Family violence post disaster:
In conversation with Deb Parkinson
The increased intensity of disasters and their impact on individuals and communities are frequent in today’s world. Little is known about violence after disasters in the Australian context, despite considerable academic research on this phenomenon in developing countries. Deb Parkinson and colleagues seek to fill that gap. In this podcast, Deb talks to us about family violence following disasters such as the Black Saturday bushfires that devastated parts of Australia and how recognising family violence may be a blind spot for the helping professions in developed countries.
Debra Parkinson is a social researcher, committed to feminism and social justice. She is currently Research Officer at Women’s Health Goulburn North East (WHGNE), Manager of Research, Advocacy and Policy at Women’s Health In the North (WHIN), and is completing a PhD with Monash University. She was a founding member of The Centre’s Research Ethics Committee and Chair from 2005-2006, has worked in evaluation consultancy through Jigsaw Research and as Senior Research Officer with the Australian Centre for the Study of Sexual Assault in 2009-10.
Key research into violence against women within intimate relationships over two decades within the women’s sector are the ‘Powerful Journey’, ‘Raped by a Partner’, and the ‘Women, Lawyers, Workers’ project. This work has led to authorship of book chapters, invited conferences and forum presentations, and to her current work, again with colleague Claire Zara, into relationship violence following the Black Saturday bushfires in 2009.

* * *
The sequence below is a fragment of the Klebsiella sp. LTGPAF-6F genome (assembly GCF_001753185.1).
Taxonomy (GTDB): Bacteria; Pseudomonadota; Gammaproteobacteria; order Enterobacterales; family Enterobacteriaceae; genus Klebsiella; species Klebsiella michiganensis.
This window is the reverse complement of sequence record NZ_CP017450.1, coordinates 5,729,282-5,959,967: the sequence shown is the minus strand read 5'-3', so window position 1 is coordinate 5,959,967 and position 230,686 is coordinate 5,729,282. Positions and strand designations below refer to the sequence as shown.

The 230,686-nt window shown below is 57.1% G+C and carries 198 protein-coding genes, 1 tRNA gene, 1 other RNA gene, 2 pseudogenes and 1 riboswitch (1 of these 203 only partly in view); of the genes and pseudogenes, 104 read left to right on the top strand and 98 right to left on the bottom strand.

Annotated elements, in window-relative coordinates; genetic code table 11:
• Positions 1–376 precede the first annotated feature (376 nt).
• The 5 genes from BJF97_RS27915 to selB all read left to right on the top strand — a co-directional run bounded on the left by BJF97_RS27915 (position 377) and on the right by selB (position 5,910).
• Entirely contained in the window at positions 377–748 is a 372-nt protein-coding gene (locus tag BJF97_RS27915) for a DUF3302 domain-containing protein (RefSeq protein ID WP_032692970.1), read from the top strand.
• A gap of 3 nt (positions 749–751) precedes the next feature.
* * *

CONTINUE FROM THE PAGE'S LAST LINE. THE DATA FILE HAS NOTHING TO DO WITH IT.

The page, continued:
Debra and Claire’s qualitative research through WHGNE indicated that violence against women increased in the aftermath of Black Saturday and that women were effectively silenced and prevented from accessing help due to concern for men’s wellbeing. WHGNE partnered with WHIN and the Australian Domestic and Family Violence Clearinghouse to present these findings and host Australia’s first national conference on this topic, ‘The Hidden Disaster: Natural Disaster and Family Violence’ in Melbourne in March 2012. Soon after, WHGNE secured funding through the National Disaster Resilience Grants Scheme to partner with the Monash Injury Research Institute and Prof. Elaine Enarson in 2013 to research men’s health and wellbeing after Black Saturday with a focus on harmful behaviours, both to themselves and those around them. A high-level Advisory Group has been formed to guide this work, with membership from academia, Victoria Police, the CFA and DSE, local government and the Fire Services Commission.
Recommended citation – APA6th
Fronek, P. (Host). (2013, January 19). Family violence post disaster: In conversation with Deb Parkinson [Episode 40]. Podsocs. Podcast retrieved Month Day, Year, from http://www.podsocs.com/podcast/family-violence-post-disaster/.
Environmental Justice www.whealth.com.au/environmentaljustice
Identifying the hidden disaster http://www.whealth.com.au/history_events_hiddendisasterconference_2012.html
‘The way he tells it’ http://www.whealth.com.au/documents/publications/whp-TheWayHeTellsIt.pdf